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A.M. No.

133-J May 31, 1982

114 SCRA 77


Petioner is an heir to contested properties involving parcels of land. The respondent judge, then a judge
of the of the Court of First Instance of Leyte, decided the case distributing and dividing the contested
properties among the heirs of the original property which is the subject of contention. Furthermore,
respondent judge required the parties concerned to submit a project of partition agreed upon by them.
The decision became final for lack of an appeal.

Lot 1184-E, which was part of the properties subdivided and distributed by the court, according to the
project of partition submitted and signed by counsels of the contending parties and approved by the
court, was sold to Dr. Arcadio Galapon, who after almost a year, sold a portion of it to respondent judge
and her wife. After more than a year, respondent judge and his wife conveyed their respective shares
and interest in the said lot to The Traders Manufacturing and Fisheries Inc.

Petitioner filed a case against respondent judge with “acts unbecoming a judge,” specifically for
violation of paragraphs 1 and 5 Article 14 of the Code of Commerce for being a ranking officer and
stockholder of a corporation while at the same time performing the duties of a judge. Said corporation
having been organized to engage in business.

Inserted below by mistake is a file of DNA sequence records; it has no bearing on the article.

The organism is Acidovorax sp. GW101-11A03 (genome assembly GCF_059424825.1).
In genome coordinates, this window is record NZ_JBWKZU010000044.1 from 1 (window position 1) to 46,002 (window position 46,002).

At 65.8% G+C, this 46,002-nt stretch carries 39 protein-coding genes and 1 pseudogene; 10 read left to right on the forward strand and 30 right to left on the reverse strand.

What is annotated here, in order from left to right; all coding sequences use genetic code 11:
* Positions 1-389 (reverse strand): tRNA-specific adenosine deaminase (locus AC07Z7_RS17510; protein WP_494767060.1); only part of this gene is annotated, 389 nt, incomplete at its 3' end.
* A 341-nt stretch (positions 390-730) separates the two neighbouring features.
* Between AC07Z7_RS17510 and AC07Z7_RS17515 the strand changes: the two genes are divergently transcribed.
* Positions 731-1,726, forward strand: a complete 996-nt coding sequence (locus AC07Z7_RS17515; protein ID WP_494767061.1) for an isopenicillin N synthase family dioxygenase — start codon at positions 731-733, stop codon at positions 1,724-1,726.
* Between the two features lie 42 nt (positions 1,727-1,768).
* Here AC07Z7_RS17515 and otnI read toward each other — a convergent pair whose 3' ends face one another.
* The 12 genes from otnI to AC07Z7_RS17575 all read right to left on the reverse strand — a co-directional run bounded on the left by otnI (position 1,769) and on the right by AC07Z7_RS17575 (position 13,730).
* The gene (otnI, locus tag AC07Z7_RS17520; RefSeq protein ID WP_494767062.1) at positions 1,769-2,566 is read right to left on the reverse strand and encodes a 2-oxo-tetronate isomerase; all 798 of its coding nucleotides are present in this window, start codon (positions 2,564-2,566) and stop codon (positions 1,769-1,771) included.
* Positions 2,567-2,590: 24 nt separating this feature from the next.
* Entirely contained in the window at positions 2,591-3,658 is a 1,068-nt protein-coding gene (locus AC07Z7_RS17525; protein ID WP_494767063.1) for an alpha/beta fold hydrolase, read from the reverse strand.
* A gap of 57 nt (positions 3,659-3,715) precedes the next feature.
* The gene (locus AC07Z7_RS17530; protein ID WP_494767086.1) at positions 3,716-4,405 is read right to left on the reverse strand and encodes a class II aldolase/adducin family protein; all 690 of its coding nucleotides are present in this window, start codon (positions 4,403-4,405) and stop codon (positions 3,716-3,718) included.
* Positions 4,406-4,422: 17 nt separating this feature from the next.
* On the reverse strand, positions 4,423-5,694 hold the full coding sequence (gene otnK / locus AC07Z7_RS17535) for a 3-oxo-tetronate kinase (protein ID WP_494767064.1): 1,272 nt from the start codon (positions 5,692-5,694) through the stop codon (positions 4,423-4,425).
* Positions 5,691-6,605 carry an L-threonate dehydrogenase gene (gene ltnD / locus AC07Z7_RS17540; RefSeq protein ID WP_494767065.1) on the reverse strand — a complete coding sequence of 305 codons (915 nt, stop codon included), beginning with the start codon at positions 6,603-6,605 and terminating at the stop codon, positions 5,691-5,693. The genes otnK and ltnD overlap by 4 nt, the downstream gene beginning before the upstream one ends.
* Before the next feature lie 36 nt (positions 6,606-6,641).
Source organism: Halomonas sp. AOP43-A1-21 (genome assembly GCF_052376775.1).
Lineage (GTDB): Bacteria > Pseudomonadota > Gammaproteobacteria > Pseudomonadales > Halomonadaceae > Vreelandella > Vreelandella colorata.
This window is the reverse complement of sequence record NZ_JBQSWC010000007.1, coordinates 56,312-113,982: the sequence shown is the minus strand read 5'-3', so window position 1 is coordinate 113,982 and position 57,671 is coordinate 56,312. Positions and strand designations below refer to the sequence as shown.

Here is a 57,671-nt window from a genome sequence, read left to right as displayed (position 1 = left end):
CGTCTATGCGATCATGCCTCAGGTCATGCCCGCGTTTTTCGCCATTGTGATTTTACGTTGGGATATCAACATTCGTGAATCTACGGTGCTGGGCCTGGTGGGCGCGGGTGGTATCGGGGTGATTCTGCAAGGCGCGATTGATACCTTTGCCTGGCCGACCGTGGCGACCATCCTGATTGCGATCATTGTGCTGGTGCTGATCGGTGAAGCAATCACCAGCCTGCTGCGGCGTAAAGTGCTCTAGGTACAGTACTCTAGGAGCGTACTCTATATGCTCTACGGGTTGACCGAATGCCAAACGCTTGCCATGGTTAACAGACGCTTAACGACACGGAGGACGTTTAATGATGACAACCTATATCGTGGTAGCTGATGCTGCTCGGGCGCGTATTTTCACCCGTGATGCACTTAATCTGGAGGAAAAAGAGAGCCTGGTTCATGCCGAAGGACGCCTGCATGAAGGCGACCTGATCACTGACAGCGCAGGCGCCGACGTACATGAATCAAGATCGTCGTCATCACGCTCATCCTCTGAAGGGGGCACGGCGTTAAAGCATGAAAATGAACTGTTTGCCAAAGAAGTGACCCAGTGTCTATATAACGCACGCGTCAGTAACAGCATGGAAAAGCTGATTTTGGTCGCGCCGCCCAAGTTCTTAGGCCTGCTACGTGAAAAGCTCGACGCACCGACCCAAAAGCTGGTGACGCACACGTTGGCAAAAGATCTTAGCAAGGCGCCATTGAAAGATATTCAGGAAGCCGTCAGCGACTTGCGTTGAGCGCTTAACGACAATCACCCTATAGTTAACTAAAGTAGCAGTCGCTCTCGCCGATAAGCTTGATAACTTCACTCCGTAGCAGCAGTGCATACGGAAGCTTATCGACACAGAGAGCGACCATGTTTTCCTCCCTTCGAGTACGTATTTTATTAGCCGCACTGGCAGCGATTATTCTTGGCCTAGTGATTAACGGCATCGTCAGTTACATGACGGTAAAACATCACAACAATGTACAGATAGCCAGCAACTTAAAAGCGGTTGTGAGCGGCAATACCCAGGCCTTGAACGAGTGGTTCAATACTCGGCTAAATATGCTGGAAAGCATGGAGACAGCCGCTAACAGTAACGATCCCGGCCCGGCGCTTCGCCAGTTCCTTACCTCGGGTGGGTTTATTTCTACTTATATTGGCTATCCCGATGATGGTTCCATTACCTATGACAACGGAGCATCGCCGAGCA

Issue: Whether or not judge respondent is guilty of acts unbecoming a judge by violating the provisions
of Article 14 of the Code of Commerce.

Held: No. Article 14 while being part of the Code of Commerce, partakes of the nature of a political law
as it regulates the relationship between the government and certain public officers and employees, like
justices and judges. Political law embraces constitutional law, law of public corporations, administrative
law including the law on public officers and elections. Thus, Article 14 partakes of the nature of
administrative law since it regulates the conduct of certain public officers and employees with respect to
engaging in business; hence political law in essence.

The present Code of Commerce is the Spanish Code of Commerce of 1885. Upon the transfer of
sovereignty from Spain to the United States and later from the United States to the Republic of the
Philippines, Article 14 of the said code is deemed to have been abrogated since it is the political law of
the former sovereign. Political laws of the sovereign are automatically abrogated unless they are
expressly re-enacted by affirmative act of the new sovereign.

There being no enabling or affirmative act that continued the effectivity of Article 14 of the Code of
Commerce after the changes in sovereignty, it has no legal and binding effect and cannot apply to the